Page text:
Two cheers for democracy

True Democracy album review

Paul Tickell in NME

6 March 1982

David Hinds [pic Adrian Boot]

Back in '78, Handsworth Revolution was far from a great album but at least it was a step in the right direction: towards the making of specifically British reggae. However, Steel Pulse never really turned their overtures into anything very substantial: by the time of their third album, the incredibly soporific Caught You, they seemed to be floating away on their own harmonies and laying down the slightest of sounds.

Since this record 18 months ago, the band have left Island, toured extensively abroad, and set up their own label. The change has done them some good: True Democracy won't put the band centre stage (Aswad can claim that position), but it does carry some of their best material to date. The uptempo Blues Dance Raid has clarity, urgency and sharp observations. Your House, a love song, has similar directness: the keyboards bounce off the beat and the guitar moves from spare riffing into shimmering cascading effects.

Unfortuately, in the main, with tracks like A Who Responsible and Find It Quick, the arrangements are never this clear-cut and dramatic. All too often Steel Pulse rely on their instruments melting into each other, on a sort of cosmic brotherly inter-meshing. The resultant musical politeness is accentuated by those choral harmonies and lead vocals which, while on songs like Ravers they carve an identity of their own, come across as a more nasal, even dreary version of Marley.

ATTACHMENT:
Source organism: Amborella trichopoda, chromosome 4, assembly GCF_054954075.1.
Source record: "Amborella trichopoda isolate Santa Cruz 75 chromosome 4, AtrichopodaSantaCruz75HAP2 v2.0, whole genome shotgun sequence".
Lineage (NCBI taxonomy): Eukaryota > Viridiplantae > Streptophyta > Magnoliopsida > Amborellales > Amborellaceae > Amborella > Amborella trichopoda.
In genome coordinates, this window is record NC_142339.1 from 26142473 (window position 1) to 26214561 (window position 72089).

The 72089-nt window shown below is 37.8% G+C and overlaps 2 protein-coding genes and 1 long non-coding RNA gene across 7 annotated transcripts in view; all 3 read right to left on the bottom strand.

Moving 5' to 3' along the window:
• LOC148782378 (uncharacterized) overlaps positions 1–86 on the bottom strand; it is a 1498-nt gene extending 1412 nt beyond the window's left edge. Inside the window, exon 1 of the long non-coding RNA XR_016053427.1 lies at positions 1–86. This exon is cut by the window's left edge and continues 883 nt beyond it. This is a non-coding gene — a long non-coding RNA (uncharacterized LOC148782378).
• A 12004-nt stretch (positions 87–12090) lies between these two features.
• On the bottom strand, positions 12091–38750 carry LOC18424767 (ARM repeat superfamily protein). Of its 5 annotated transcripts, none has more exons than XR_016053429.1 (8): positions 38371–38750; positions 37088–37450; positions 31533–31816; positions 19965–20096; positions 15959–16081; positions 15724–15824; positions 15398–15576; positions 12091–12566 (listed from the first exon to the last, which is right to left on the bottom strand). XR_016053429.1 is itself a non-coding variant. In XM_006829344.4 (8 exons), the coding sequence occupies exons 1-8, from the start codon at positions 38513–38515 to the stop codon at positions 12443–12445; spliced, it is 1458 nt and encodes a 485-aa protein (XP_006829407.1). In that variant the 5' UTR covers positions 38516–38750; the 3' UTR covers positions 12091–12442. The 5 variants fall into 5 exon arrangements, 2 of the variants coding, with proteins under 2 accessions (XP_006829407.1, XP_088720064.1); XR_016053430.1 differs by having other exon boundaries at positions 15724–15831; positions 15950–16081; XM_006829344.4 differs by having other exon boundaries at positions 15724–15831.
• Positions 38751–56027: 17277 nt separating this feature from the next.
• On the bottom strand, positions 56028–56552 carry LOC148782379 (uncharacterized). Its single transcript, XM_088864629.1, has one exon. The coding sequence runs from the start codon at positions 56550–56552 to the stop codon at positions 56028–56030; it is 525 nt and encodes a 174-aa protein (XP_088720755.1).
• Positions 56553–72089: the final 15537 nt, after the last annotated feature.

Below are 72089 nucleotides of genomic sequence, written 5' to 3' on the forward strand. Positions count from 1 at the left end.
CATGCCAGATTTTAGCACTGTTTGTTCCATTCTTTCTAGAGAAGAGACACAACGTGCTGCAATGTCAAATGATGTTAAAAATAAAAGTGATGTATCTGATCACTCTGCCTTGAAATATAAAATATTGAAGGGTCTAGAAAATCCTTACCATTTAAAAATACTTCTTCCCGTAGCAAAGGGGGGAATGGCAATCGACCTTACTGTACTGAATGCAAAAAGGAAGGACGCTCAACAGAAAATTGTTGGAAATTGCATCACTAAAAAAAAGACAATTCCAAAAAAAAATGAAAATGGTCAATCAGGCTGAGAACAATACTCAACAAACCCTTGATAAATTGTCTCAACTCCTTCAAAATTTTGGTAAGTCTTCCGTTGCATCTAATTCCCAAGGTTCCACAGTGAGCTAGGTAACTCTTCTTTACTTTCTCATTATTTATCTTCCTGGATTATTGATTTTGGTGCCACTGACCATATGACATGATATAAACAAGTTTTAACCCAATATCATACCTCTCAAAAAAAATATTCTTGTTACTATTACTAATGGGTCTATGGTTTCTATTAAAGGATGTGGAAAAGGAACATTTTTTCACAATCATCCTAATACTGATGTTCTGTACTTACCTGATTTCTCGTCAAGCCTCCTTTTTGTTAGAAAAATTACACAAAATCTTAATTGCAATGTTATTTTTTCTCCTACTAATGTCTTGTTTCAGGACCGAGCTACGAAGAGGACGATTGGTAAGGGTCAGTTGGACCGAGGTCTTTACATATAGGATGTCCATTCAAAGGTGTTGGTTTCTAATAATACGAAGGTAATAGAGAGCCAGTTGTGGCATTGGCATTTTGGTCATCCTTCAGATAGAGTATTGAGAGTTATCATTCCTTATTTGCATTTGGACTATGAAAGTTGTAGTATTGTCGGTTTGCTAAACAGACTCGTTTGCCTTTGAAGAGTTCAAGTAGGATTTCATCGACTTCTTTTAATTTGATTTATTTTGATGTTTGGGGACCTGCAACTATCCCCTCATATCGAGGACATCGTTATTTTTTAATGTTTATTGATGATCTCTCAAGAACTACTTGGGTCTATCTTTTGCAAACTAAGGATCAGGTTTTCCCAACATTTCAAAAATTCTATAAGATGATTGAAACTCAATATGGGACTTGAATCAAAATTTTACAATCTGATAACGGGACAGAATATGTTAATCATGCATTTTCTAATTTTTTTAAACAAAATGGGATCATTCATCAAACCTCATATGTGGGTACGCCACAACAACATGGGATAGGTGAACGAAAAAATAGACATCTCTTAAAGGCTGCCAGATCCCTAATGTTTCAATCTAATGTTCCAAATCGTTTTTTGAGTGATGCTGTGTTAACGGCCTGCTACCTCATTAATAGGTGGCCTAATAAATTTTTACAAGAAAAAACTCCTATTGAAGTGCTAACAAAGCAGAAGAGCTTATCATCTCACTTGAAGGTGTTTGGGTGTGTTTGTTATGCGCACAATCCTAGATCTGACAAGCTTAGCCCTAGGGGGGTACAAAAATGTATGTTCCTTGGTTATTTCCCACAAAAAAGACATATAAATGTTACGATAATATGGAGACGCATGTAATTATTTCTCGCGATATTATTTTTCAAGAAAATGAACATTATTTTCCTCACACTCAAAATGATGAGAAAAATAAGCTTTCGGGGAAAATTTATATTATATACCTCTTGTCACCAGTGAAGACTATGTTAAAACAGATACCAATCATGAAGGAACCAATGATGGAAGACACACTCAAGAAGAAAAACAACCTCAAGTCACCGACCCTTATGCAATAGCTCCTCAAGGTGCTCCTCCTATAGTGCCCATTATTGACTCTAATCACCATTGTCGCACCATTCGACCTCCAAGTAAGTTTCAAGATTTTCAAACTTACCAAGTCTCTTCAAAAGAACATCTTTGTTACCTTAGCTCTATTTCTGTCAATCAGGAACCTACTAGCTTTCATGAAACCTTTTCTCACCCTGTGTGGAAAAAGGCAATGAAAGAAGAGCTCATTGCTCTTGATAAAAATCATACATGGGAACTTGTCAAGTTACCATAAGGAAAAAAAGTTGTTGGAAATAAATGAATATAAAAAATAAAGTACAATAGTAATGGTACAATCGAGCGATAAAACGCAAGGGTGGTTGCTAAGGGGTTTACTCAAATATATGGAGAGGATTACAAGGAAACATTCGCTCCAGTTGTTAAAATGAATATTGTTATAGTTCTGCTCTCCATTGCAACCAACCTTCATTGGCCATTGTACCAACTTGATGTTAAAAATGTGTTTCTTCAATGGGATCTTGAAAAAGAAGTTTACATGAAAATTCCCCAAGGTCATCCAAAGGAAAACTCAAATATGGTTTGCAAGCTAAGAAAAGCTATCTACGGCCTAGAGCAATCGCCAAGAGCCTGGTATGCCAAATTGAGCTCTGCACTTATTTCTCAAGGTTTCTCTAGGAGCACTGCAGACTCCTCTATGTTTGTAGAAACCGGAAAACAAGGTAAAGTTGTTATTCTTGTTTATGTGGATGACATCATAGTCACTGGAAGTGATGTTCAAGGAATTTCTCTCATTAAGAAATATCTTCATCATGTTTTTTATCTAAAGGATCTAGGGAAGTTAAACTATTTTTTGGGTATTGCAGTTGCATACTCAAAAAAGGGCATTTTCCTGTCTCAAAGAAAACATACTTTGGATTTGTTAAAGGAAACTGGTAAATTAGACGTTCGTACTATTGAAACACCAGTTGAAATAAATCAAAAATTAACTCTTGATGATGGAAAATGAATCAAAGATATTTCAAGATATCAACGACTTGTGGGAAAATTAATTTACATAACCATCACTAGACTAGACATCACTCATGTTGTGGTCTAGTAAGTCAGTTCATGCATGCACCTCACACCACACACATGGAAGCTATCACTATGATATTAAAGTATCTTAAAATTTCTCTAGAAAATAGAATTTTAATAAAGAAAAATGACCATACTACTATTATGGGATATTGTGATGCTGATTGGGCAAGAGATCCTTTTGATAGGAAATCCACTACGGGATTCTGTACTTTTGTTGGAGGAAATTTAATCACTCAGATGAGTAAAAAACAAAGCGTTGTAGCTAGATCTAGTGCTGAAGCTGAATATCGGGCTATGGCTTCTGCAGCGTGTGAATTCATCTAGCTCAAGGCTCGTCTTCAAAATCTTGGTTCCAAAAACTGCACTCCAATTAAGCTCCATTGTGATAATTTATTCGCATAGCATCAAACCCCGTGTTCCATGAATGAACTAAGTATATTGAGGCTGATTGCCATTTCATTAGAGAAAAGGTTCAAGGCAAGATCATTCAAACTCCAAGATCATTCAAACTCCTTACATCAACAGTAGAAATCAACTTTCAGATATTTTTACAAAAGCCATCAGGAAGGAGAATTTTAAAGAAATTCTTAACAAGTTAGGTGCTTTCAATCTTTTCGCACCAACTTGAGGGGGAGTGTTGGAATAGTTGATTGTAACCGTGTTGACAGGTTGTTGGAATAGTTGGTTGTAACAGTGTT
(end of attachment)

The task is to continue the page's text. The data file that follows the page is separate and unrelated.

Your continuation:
In spite of the militance of the band's stance, they rarely actually sound militant. No commitment is transmitted to the listener, who responds in kind: here is a music at best to be liked, never loved. Sometimes, it's even to be laughed at, on those occasions when the band seem to be more taken by the doctrinaire, as opposed to revolutionary, aspects of Rasta. On Leggo Beast, for example, they reserve their wrath for unfaithful wives ("Husband's gone she hanky pankies") rather than for an oppressive political system. On Man No Sober it's drunkards who come off badly, as the band take up the position of modern Pharisees (with incongrous motarboard and ferrule) on behalf of an abstemious savage Old Testament God. I know Rasta has its warts, but this is ridiculous... Perhaps by their next album Steel Pulse will have progressed to the New Testament where water is changed into wine and St Paul advises "a little wine for thy belly's sake". In the meantime, harsh attitudes don't make hard sounds.

Text copyright NME 1982, used without permission.

Record News:

The second single from Bumble & The Beez is issued on March 12 on EMI's Zonophone label, in both 7" and 12" formats. It couples The Room Above and Blowsing, both tracks written and produced by frontman Michael Riley. A string of London dates is being lined up for later this month.

Former Steel Pulse vocalist, Michael Riley, now with Bumble & The Beez.

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